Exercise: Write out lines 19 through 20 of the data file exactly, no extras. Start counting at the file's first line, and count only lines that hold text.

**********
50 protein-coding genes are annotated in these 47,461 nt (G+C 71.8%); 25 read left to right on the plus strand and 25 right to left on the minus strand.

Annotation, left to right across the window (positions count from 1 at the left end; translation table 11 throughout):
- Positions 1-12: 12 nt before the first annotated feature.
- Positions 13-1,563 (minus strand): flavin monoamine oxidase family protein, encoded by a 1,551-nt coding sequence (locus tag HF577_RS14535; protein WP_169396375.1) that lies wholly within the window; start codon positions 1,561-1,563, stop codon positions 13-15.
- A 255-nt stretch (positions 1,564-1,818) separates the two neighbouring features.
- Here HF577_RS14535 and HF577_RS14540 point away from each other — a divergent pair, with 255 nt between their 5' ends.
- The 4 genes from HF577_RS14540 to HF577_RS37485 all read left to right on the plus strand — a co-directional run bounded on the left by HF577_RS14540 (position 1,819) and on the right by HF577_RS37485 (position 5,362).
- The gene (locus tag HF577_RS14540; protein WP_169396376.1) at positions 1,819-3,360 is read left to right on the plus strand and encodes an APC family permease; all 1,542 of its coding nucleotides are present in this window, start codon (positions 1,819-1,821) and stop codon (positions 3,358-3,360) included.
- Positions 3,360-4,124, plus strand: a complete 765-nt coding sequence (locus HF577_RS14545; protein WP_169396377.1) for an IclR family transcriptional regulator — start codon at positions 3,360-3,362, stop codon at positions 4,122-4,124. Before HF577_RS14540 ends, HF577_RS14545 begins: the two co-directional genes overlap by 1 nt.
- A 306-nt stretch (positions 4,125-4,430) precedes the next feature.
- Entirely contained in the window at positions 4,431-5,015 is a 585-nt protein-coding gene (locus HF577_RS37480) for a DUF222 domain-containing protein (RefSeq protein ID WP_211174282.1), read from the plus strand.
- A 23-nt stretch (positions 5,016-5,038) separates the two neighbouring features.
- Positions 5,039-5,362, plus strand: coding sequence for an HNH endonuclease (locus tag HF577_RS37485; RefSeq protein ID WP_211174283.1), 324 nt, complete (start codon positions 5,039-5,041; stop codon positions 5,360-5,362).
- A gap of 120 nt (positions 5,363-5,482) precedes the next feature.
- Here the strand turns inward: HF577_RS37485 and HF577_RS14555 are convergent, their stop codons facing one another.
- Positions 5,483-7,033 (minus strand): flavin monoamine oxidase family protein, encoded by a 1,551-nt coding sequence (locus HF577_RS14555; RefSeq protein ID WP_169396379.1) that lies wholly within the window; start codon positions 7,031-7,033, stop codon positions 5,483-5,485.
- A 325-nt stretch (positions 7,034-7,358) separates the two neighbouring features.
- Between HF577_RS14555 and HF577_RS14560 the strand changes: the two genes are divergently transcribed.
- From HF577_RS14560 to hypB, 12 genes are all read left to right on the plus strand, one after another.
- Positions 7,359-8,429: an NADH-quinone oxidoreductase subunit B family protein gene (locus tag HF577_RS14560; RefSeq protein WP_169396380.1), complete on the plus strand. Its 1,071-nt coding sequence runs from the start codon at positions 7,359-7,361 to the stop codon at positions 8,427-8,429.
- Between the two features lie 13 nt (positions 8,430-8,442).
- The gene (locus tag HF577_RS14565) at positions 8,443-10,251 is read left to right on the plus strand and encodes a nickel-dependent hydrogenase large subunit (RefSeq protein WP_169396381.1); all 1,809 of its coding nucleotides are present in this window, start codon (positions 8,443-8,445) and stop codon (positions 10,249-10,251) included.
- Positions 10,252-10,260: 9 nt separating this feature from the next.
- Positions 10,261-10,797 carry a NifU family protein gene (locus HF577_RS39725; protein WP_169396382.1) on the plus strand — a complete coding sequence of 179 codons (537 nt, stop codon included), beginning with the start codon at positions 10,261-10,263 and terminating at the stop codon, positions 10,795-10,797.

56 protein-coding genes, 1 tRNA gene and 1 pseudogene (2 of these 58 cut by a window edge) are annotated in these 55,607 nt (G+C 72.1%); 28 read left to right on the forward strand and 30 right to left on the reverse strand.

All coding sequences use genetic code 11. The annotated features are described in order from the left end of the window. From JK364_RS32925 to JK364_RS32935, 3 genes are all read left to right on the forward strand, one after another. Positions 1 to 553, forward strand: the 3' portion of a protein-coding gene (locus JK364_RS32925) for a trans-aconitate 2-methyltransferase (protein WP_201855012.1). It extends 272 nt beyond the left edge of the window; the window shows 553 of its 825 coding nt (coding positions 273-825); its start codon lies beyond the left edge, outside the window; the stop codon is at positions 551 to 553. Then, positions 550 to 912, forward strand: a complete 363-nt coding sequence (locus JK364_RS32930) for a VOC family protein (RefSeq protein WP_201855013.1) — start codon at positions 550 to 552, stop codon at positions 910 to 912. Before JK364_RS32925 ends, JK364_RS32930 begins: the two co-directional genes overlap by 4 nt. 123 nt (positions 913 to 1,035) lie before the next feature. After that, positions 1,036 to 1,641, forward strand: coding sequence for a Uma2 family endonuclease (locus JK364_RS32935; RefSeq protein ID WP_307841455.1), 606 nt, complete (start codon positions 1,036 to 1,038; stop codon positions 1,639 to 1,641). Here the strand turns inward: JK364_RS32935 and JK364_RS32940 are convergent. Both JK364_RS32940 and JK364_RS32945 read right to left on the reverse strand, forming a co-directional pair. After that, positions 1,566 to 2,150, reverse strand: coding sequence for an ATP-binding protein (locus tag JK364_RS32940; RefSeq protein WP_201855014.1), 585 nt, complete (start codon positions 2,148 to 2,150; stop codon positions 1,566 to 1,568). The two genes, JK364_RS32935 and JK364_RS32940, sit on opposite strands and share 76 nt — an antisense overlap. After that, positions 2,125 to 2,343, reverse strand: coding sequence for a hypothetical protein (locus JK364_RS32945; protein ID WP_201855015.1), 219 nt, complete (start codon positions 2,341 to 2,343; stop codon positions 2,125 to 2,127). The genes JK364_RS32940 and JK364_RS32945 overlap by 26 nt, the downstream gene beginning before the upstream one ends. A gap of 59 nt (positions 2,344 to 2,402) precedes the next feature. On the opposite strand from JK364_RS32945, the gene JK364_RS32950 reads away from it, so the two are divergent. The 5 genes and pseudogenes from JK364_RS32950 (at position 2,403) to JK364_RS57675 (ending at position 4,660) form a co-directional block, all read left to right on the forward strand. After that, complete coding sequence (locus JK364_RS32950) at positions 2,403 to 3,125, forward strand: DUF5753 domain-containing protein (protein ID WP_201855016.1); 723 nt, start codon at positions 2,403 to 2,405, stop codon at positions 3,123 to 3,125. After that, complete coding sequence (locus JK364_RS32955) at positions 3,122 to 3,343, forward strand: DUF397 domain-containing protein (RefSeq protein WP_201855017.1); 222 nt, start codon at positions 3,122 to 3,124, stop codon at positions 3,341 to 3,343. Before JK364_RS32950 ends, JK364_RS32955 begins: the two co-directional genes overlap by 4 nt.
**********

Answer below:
- From HF577_RS14560 to hypB, 12 genes are all read left to right on the plus strand, one after another.
- Positions 7,359-8,429: an NADH-quinone oxidoreductase subunit B family protein gene (locus tag HF577_RS14560; RefSeq protein WP_169396380.1), complete on the plus strand. Its 1,071-nt coding sequence runs from the start codon at positions 7,359-7,361 to the stop codon at positions 8,427-8,429.